How many times have you heard this: “So, how’s work?” And by this I mean, heard this before you are asked how you are, how your family is, or what’s new in your life. As if everything you are is defined by your job—or your ability to hold one or have one. It somehow comes before your personal well-being and your family.
If that isn’t enough, how many times have you heard this: “So what do you do for a living?” Or, “Where do you work?” This is often the question one is asked when meeting someone for the first time. It’s often asked before you are asked what your interests are, what you like to do, or how you define yourself as a person. Again, the “you” is defined by the job you hold.
What I find troubling about this is the way in which we come to define the worth of a person by their ability to earn money. And, by that, their ability to make money for corporations. Asking after someone’s work status when a person is unemployed is rather like asking people at the funeral of a loved one, “How you guys feeling?” It is crass and insensitive. But, the problem in this defining people by work is it denies the very nature of what it means to be human. Right now, our society is chock full of meaningless, futile jobs people are forced into by economic conditions. Asking people, “How’s work?” right now is like asking indentured servants on a 1600s Virginia tobacco plantation, “How’s the job going?”
“The bourgeoisie has stripped of its halo every occupation hitherto honored and looked up to with reverent awe. It has converted the physician, the lawyer, the priest, the poet, the man of science, into its paid wage laborers. The bourgeoisie has torn away from the family its sentimental veil, and has reduced the family relation to a mere money relation.” ― Karl Marx,
We should be asking people more important questions. How are YOU? How is your family? Read any good books lately? Jumping right to asking after one’s work status or job satisfaction is what pathetically passes for discussion these days. And placing such paramount importance on it is why we see things like Medicaid work requirements passed as law.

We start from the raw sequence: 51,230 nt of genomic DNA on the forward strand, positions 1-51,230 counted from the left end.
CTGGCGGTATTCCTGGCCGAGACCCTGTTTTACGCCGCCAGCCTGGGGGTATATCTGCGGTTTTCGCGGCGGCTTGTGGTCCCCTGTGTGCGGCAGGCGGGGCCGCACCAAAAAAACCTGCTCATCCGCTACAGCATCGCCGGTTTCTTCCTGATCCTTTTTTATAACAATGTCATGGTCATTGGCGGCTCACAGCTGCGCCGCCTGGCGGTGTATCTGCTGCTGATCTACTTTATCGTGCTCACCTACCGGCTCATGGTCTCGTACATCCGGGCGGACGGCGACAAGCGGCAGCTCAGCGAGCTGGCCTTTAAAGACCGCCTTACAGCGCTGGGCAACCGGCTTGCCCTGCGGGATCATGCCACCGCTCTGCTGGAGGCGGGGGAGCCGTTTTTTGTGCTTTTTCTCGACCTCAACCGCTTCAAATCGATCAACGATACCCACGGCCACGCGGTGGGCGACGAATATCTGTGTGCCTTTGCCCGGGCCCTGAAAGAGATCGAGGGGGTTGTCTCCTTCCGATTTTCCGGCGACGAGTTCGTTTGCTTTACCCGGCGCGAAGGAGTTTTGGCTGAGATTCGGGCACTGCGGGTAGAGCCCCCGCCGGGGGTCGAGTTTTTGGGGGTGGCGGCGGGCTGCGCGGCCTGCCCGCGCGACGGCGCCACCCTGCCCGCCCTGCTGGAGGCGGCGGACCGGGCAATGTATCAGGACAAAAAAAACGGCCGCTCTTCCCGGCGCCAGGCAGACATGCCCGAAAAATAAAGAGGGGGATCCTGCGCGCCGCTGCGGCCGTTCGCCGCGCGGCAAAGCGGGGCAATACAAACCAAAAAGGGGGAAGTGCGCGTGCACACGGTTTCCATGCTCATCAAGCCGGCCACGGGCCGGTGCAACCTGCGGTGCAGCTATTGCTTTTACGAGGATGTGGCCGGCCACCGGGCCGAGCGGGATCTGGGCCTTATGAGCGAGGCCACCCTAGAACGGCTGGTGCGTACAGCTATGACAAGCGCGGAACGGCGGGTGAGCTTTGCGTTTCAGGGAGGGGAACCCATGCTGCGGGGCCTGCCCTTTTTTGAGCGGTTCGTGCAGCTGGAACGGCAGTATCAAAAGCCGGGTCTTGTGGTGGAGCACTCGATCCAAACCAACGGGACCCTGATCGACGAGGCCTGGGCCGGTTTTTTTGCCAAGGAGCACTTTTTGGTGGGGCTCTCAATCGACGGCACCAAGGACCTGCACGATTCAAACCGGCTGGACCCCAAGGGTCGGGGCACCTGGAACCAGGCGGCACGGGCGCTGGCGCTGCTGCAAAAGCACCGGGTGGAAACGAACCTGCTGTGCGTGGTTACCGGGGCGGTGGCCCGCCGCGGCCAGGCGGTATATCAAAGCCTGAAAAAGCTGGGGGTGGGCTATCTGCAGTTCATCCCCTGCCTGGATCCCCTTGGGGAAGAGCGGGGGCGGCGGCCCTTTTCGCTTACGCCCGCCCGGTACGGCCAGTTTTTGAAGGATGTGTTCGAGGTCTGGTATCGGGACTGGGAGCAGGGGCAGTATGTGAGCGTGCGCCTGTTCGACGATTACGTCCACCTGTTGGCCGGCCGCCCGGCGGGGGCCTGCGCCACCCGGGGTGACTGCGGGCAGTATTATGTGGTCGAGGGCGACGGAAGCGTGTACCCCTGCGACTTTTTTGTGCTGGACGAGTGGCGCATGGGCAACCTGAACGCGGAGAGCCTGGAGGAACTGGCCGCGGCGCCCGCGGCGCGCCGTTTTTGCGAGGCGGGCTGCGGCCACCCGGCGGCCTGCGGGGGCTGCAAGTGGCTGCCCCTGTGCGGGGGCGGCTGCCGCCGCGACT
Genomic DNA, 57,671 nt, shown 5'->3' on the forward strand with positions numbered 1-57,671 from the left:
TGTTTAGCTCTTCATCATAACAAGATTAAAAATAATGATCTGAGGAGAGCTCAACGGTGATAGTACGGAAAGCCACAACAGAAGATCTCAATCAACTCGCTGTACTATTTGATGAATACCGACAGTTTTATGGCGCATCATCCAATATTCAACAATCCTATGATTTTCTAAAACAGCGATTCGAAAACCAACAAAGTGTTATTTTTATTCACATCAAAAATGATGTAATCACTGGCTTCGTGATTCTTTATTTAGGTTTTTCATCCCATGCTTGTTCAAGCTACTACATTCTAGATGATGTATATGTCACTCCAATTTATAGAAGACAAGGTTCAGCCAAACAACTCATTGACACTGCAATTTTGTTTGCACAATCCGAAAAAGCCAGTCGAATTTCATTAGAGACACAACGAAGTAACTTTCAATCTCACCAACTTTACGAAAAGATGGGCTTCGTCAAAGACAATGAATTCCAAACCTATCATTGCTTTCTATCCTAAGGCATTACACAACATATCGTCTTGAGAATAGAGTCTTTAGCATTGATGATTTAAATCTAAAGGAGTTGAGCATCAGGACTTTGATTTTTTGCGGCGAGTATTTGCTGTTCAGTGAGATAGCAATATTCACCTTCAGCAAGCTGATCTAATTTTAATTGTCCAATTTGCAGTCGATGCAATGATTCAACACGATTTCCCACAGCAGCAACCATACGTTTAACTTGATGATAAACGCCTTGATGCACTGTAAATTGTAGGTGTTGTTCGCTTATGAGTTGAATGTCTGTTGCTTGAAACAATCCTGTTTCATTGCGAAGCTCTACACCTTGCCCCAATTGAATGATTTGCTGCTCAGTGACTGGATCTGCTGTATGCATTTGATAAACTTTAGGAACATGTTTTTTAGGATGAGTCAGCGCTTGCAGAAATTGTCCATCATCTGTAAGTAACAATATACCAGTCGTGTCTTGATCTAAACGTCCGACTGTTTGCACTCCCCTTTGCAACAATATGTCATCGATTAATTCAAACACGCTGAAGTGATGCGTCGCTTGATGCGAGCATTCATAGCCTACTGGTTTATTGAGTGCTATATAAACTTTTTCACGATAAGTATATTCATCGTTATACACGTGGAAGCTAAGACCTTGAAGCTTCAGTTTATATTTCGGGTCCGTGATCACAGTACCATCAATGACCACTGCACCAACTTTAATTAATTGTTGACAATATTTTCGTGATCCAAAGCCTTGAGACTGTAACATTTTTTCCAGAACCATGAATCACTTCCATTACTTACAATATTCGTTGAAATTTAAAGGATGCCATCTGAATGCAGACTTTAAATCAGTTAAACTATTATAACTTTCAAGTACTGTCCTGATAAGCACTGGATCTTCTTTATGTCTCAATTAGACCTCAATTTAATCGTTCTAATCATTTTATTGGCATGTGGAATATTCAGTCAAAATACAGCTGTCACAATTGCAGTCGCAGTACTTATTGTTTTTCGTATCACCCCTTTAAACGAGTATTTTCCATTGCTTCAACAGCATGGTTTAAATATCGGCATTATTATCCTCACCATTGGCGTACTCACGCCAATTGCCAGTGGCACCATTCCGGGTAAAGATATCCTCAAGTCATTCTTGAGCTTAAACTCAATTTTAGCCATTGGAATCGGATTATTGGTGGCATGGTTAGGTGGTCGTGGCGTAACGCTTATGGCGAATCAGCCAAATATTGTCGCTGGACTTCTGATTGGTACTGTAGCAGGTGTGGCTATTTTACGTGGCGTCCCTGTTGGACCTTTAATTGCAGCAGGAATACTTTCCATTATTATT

How so? Because we are defining human worth by their ability to work. Thus, anyone who does not work is seen as a non-person; a parasite. The disabled, the homeless, and the unemployed are all seen as useless in a society where we are defining human worth by job status. Unintentionally, people contribute to this every time they make work the first topic of discussion with people they don’t even know. And even with people, they know. Or, more accurately, they think they know.
Capitalism puts forth the premis that the individual sells their labor on the market to earn wages for food and housing. Therefore, those without labor to sell due to a disability or because the market will not buy their labor (the unemployed) are without the wages to buy their food and pay their rent. Social programs were created by governments to address this massive design flaw of capitalism. But now we see conservatives who think people receiving social assistance should work for it. Hey, geniuses, the social programs were created to address the design flaw of capitalism which does not provide for those unable to work or who cannot find work. And now, also those who are not paid enough to live, by the places they do work.
And, to be sure, we all buy into this when we go around asking people about work. Here’s another gem: You work as a cashier at a store. Customers ask you, “How’s business?” As if that means anything to you, earning minimum wage, how the rich owner is doing. This is like asking the field workers picking carrots, “Say, folks, how’s the grower doing on his profits?” You see carrots in every store, right? You figure it out! I mean, really, what is that to me or to you how a store is doing insofar as business goes? Why even ask such a stupid question?
When people are trying to juggle rent and grocery expenses with paltry paychecks, asking them how their wealthy employer is doing financially is more typical American disregard for others. We need to ask how are YOU doing, not how is your employer doing. We know how the employers are doing. The news sees fit to regale us with stock market reports that appear in every broadcast. Unlike news from Yemen where a Holocaust-level genocide is taking place and the news does not cover it.